And other pressing job-search questions answered.

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Q: Should I go to job fairs?

A: If you have a lot of time and have exhausted other recommended job-hunting techniques, there could be a benefit to handing your resume directly to a company representative, especially if you’re seeking entry-level positions.

Beyond that, there’s slim chance it improves your hiring odds. Most job fair booths are paid for by large employers that have human resource offices. The people who staff such booths rarely are direct hiring managers.

You might make a good impression in face-to-face contact that could help your resume or application rise to the top of the pile. But for professional-level jobs, you’d do better to spend your time in direct contact with hiring managers at professional meetings.

Q: Should I “friend” my boss on Facebook?

A: It depends whether your boss is a real friend, or maybe a relative. If your ties predate your employment, it’s likely your boss already knows quite a bit about your life. But if your relationship exists solely because of business, it might be prudent to keep at arm’s length on social media.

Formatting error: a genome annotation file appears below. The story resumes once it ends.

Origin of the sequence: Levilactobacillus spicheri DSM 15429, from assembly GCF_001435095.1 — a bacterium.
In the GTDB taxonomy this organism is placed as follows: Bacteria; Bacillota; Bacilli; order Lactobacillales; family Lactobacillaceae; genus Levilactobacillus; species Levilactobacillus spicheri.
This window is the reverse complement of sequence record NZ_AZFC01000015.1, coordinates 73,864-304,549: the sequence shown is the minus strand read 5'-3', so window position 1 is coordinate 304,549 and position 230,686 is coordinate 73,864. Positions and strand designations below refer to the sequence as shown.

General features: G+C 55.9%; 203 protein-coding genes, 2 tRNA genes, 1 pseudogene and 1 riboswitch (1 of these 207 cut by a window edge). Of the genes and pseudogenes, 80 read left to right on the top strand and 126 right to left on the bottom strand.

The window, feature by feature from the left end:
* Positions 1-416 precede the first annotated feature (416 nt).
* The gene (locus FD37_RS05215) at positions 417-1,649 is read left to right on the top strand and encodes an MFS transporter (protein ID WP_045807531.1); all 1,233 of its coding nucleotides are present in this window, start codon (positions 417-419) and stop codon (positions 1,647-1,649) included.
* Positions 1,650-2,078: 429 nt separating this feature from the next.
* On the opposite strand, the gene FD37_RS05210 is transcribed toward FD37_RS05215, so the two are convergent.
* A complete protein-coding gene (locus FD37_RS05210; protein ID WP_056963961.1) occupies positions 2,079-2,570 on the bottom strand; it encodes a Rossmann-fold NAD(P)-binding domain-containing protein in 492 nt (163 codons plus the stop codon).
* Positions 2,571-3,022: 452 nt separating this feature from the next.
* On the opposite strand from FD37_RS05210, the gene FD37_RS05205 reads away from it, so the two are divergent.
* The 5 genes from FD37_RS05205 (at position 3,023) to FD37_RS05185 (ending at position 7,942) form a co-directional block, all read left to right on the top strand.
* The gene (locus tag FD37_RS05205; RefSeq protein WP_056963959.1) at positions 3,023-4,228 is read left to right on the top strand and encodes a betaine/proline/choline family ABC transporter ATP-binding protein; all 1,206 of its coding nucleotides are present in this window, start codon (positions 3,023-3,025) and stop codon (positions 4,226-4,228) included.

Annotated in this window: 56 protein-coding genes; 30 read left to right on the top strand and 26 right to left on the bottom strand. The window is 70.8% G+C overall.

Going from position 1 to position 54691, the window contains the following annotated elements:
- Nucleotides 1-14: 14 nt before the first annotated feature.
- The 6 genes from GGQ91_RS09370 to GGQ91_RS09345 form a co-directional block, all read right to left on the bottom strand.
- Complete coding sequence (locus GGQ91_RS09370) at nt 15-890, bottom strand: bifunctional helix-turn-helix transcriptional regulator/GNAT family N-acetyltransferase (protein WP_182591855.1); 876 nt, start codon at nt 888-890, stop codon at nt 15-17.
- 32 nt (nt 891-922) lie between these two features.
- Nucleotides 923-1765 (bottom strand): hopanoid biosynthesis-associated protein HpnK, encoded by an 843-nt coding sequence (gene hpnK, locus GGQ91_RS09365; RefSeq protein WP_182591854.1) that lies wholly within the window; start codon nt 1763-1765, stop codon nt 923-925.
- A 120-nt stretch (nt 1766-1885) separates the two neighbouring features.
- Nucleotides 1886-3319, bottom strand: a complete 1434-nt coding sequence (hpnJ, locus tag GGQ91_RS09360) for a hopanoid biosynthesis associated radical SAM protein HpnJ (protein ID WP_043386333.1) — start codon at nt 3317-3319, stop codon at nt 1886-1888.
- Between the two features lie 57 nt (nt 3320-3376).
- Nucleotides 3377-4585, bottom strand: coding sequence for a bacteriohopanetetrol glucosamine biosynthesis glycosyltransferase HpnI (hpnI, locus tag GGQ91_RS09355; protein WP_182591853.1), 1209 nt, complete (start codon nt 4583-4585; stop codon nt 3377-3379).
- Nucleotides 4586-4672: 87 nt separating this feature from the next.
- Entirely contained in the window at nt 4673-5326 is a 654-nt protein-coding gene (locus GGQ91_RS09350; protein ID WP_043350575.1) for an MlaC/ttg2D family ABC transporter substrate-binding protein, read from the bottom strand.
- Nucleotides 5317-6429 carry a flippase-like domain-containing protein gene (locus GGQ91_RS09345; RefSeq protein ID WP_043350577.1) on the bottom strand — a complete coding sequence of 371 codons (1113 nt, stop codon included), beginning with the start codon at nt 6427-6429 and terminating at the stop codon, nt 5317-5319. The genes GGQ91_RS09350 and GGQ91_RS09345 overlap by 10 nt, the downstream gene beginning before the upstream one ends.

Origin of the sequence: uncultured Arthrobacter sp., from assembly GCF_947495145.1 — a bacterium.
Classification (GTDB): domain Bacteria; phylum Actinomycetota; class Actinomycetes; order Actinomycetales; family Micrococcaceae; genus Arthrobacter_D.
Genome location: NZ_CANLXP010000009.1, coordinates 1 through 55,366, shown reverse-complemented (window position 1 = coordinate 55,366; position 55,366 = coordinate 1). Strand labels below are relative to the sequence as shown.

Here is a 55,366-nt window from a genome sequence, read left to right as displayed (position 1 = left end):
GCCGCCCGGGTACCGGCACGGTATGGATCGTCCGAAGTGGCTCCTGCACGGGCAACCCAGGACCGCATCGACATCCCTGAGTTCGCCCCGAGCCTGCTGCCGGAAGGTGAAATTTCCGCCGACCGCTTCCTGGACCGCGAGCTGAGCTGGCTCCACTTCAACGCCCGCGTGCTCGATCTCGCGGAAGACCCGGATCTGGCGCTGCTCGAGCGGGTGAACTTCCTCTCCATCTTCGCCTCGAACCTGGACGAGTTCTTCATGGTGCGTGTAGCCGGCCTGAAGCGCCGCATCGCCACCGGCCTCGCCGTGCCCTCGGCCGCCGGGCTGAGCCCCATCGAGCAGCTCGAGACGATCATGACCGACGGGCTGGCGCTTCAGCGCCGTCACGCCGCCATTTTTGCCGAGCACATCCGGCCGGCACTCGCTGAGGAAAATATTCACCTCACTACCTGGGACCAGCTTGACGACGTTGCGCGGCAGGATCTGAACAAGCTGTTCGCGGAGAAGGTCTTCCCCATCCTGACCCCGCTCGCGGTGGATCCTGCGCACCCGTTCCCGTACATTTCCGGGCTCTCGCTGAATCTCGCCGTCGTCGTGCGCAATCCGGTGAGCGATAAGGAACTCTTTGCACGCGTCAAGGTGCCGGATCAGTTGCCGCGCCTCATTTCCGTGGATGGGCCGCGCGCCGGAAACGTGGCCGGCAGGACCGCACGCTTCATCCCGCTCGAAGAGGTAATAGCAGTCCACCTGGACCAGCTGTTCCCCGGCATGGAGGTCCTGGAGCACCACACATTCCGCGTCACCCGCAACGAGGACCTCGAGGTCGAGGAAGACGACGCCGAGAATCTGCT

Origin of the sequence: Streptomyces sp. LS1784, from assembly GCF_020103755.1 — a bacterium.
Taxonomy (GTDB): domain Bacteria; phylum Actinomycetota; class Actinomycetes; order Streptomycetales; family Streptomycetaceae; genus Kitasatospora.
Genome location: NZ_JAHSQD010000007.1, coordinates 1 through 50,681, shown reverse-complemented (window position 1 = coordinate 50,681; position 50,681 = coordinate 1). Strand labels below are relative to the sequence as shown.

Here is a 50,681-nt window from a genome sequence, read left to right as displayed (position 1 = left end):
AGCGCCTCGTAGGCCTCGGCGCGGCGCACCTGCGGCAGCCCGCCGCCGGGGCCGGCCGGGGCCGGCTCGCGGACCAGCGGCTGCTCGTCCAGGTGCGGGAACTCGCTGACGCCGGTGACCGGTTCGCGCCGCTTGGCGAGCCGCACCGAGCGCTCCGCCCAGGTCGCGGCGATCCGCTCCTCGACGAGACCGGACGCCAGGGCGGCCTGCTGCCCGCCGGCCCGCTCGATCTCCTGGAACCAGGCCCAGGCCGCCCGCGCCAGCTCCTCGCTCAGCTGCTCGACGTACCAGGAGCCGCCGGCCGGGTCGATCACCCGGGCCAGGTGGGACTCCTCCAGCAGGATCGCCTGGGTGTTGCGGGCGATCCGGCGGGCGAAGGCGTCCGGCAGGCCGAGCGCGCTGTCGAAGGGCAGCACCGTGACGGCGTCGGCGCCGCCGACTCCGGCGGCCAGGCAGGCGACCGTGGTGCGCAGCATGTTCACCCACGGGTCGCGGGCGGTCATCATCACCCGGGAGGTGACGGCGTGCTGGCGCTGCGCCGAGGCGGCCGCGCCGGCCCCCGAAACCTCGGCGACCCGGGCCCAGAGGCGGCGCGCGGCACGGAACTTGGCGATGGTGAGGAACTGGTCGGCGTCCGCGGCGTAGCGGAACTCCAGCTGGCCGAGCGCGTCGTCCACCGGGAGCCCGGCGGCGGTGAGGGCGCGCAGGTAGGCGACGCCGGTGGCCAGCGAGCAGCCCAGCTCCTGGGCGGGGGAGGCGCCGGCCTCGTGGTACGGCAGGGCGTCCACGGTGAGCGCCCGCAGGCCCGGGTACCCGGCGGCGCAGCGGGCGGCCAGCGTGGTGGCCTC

Instagram photos, Facebook posts and the like might damage your work reputation if your boss doesn’t think like you do politically or doesn’t approve of your weekend activities. Employers can always search your digital footprint, but you don’t need to spoon-feed them.

Q: Can my company demand that I include their logo or brand statement on my LinkedIn profile?

A: No. That site is yours to control. Of course, a boss who absolutely demands that could fire you if you refuse. The choice is yours.

Q: I’m supposed to do a video interview. Tips?

A: Some large public libraries have job-resource departments that can help with video interviews, as do college and university career offices. If you’re truly quaking, see if you can get a sample run-through. Professional career counselors also can help you practice for a fee.

Broad advice: Take care with your appearance. Treat your grooming and your choice of clothes as if you were doing an in-office interview.

Sit so that the video camera is at your eye level and look into the camera; don’t look at the computer screen. Try to maintain eye contact with the camera (and thus the interviewer) throughout the interview. Sit far enough away from the camera that the interviewer sees more than just your face and neck.

Fold your hands in your lap — or sit on them — so that gestures don’t take focus away from your words.

It’s fine to have notes to consult, if needed, but don’t riffle through papers. You could even tape notes to your computer screen or divide your screen to hold your notes in a digital file. But don’t read prepared comments; you want to look so prepared that you don’t need to consult notes.

Diane Stafford is the workplace and careers columnist at The Kansas City Star. Email her at dstafford@kcstar.com.